Linux in Lilliput
Nov 29, 2012 5:00 AM PT
Well half a year has passed since Linux Girl last wrote about the invasion of the tiny, Linux-powered PCs, and she's delighted to report that the trend has shown no sign of slowing down.
"Tiny $57 PC is like the Raspberry Pi, but faster and fully open" is one headline that recently appeared, for example.
"Meet the PengPod, a 'true Linux' tablet starting at $120" is yet another.
There's no end in sight to the march of these diminutive, FOSS-powered devices, in other words, and Linux Girl wants to make sure the world sees what's going on. After all, it's nothing short of a revolution!
'The Trend All Along'
"Computers getting smaller has been the trend all along, so anyone who thought there was a stopping point at laptops is a bit mistaken," opined Google+ blogger Kevin O'Brien.
"My first computer was a mainframe," O'Brien explained. "My first personal computer was relatively large for the capabilities it gave me (it was an XT running DOS). We had 'luggables,' then portables, then laptops, then netbooks, tablets and phones, and now even smaller computers."
That's all good, but "the other point we need to keep in mind is that cutting down on the amount of rare earth elements we use, the amount of electricity we use to run them, and the amount of toxic waste we generate is good," he pointed out.
'A Smartphone Is a PC'
Indeed, "small cheap computers have been a theme of mine for years," chimed in blogger Robert Pogson.
"The space, resources and environmental damage associated with old-style ATX PCs has long been obsolete," Pogson explained. "We don't need that except in a few cases of very high throughput or huge storage."
Rather, "the vast majority of us can do with smaller and cheaper computers," he asserted. "It's obvious to anyone that a smartphone is a PC for most purposes, and all we have to do is add a larger screen, a keyboard and printing to do just about anything possible with larger more expensive PCs.
"I have no doubt that the future holds mostly all-in-one PCs with everything in the keyboard or mouse," Pogson added.
'The Digital Divide Has Been Crossed'
Moore's Law has "obviously brought us to this day when IT can be freed from the enormous costs of maintaining large, expensive, thick clients," Pogson explained. "Wintel has fought this tooth and nail, but Intel hedged its bets by supporting GNU/Linux, more or less.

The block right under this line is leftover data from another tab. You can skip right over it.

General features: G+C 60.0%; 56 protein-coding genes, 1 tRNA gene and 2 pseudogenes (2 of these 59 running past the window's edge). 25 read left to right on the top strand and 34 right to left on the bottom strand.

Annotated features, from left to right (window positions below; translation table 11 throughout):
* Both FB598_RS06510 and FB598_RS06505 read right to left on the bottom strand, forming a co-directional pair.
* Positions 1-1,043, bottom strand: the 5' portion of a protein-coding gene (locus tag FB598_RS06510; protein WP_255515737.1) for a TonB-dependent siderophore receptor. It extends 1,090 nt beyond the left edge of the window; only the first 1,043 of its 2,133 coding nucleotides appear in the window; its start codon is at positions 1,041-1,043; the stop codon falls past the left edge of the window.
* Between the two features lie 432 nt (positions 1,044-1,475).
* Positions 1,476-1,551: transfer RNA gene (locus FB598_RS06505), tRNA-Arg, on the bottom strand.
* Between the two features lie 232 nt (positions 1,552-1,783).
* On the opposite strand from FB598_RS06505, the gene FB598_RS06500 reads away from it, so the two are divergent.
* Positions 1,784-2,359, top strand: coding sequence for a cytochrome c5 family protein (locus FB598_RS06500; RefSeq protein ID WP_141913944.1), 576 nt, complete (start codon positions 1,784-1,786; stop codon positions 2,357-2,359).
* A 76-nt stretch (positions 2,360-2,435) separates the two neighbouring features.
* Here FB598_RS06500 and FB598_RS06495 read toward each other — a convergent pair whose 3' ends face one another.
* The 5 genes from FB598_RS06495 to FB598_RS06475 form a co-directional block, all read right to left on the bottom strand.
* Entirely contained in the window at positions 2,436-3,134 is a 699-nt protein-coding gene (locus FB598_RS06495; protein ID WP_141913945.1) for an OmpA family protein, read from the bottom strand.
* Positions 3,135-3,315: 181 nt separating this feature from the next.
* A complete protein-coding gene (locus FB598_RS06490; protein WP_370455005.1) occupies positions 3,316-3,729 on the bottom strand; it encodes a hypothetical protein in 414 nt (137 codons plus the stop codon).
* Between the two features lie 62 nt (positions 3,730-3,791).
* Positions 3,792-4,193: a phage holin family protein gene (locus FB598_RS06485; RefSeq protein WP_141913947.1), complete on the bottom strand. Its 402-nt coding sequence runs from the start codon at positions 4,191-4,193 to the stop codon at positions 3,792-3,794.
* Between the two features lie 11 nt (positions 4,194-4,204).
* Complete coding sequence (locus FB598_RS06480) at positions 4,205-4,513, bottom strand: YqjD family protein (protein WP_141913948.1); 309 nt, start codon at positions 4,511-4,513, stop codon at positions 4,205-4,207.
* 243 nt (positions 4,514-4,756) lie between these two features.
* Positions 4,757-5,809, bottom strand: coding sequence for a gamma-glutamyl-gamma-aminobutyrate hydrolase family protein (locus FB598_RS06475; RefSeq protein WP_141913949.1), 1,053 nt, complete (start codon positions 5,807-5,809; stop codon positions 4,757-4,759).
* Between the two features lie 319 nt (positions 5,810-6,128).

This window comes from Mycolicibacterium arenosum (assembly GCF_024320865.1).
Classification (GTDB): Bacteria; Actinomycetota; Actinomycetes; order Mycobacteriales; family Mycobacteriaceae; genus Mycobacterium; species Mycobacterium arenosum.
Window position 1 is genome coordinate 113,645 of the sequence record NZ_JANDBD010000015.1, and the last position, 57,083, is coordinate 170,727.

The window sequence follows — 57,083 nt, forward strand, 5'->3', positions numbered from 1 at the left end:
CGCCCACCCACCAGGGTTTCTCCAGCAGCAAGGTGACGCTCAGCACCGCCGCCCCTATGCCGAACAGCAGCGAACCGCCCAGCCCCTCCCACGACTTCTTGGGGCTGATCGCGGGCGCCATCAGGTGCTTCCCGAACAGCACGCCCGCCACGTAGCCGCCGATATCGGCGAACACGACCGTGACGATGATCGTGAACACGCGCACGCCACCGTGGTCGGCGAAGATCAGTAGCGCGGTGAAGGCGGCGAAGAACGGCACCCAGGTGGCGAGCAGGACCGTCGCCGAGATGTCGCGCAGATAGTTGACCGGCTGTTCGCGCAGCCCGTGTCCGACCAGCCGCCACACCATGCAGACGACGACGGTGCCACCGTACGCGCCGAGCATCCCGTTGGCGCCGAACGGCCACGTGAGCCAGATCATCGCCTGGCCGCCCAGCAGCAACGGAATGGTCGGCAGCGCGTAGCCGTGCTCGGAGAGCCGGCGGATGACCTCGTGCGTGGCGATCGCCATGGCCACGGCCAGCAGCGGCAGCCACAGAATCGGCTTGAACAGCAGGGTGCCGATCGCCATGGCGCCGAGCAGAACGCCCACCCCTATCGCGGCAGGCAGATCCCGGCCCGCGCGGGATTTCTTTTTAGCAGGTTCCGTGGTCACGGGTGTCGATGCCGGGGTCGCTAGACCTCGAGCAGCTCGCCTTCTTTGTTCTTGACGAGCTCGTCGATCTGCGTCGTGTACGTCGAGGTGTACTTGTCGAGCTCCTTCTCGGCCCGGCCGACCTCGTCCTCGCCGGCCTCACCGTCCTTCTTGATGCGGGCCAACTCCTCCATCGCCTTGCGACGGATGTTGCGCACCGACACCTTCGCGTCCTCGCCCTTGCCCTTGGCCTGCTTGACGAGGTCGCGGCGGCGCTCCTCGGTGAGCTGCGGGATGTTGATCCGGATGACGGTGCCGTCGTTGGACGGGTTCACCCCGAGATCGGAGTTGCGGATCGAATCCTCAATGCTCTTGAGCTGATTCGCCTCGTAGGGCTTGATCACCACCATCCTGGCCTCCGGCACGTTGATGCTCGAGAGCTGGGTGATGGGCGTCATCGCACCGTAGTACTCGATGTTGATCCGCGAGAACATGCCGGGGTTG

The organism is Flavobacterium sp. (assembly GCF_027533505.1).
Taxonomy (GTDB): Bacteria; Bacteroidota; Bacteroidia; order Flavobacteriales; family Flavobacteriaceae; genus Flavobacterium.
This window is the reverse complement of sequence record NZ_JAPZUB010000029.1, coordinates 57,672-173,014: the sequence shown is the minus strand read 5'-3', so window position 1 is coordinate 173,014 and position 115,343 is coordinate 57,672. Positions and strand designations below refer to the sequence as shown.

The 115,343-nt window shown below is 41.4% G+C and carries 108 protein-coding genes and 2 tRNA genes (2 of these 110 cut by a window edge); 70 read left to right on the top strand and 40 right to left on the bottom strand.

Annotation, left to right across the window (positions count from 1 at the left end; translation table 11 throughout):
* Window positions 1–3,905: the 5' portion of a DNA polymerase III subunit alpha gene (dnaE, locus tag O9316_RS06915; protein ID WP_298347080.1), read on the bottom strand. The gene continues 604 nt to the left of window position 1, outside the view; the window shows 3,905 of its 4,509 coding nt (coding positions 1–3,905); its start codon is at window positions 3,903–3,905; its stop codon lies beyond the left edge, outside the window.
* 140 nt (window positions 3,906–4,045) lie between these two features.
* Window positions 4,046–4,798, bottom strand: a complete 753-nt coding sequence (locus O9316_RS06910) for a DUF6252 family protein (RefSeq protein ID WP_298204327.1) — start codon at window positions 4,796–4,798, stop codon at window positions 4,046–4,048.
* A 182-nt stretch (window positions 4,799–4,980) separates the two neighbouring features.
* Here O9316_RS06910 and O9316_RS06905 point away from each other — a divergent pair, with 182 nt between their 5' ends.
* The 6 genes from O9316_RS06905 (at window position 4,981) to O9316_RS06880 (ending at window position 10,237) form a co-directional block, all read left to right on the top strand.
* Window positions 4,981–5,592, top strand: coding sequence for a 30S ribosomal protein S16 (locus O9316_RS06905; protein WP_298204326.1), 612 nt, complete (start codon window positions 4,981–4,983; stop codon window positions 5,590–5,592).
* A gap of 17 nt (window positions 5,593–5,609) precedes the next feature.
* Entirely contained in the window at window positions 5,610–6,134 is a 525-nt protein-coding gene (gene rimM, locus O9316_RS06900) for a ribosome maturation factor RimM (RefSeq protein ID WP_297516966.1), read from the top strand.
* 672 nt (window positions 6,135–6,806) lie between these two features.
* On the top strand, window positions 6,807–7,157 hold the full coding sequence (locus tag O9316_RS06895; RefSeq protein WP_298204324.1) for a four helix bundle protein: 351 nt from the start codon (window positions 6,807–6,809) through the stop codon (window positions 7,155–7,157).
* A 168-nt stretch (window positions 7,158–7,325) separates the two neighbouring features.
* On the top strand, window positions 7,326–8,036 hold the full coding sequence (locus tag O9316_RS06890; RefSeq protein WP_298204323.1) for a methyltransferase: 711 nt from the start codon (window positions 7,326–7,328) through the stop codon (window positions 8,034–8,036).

"Even M$ is now looking at ARM, a smaller and cheaper CPU," he added.
"By cutting out the Wintel monopoly-pricing that has burdened IT for decades, using */Linux on ARM, we escape the ludicrous situation where the CPU and the software licenses are 90 percent of the cost of hardware," Pogson said.
That, in turn, means that "the digital divide has been crossed," he added. "Education can now afford to incorporate IT just as the world does at home and at work. Young people have a lower cost of entry into the world of IT and small businesses and emerging economies are on a more level playing field in the global economy."
Bottom line? "It's all good," Pogson concluded.
'There's a Compromise We Can Reach'
"Tablets with true Linux would be great," opined Gonzalo Velasco C., a blogger on Google+.
"I think they would open the door for users to get what they want from FLOSS, and what Android (even not being Apple or Microsoft) doesn't offer: real freedom to mess around with your system in the hardware you have paid for," he explained.
"I am not a tablet person, myself -- I'm more likely to buy some truly amazing mini computer, like the Raspberry Pi or the incredible 'PC on a USB stick' and similar to get real power. I have enough low power with my netbook, I'm afraid."
Still, "I think there's a compromise we can reach somewhere in between economy (both of energy and money) and usefulness (that means CPU power)," Gonzalo Velasco C. concluded. "But so far, those are really amazing inventions."
'Linux Is a Good Fit'
Similarly, "it should be interesting to see what sort of innovations will arrive in the future, since having an embedded processor is available cheaply to even moderately skilled hobbyists," noted consultant and Slashdot blogger Gerhard Mack.
And again: "This is one of the areas I've always said Linux is a good fit," agreed Slashdot blogger hairyfeet. "After all, you don't have to worry about drivers getting broken (because it's embedded and therefore won't be getting updates or new devices like printers plugged into it) and because it's a 'one off,' it can be custom built from the ground up to run quite well on the device."
The only real problem hairyfeet sees for Linux in this niche is Android, he told Linux Girl.
'I'd Choose Android'
"I have a feeling for every Linux mini you find you'll end up with a dozen Android mini devices, simply because more people will know the Android name and be familiar with the layout and UI, thus more likely to buy when they see the green droid vs. the fat penguin," he explained.
"I've already seen several sub-$100 netbooks running Android on ARM chips, and if we don't see the same rise in the mini plug PCs of Android, I'll be quite surprised," hairyfeet said. "After all, Android ICS has a VERY pleasant UI, it has hundreds of thousands of apps, you get to have it free just like Linux, but can take advantage of the marketing muscle Google has put into Android.
"I know if I were to choose a plug PC for a member of my family and was given a choice of an Android or a Linux, I'd choose the Android without a second thought -- it'll have more apps and be better supported."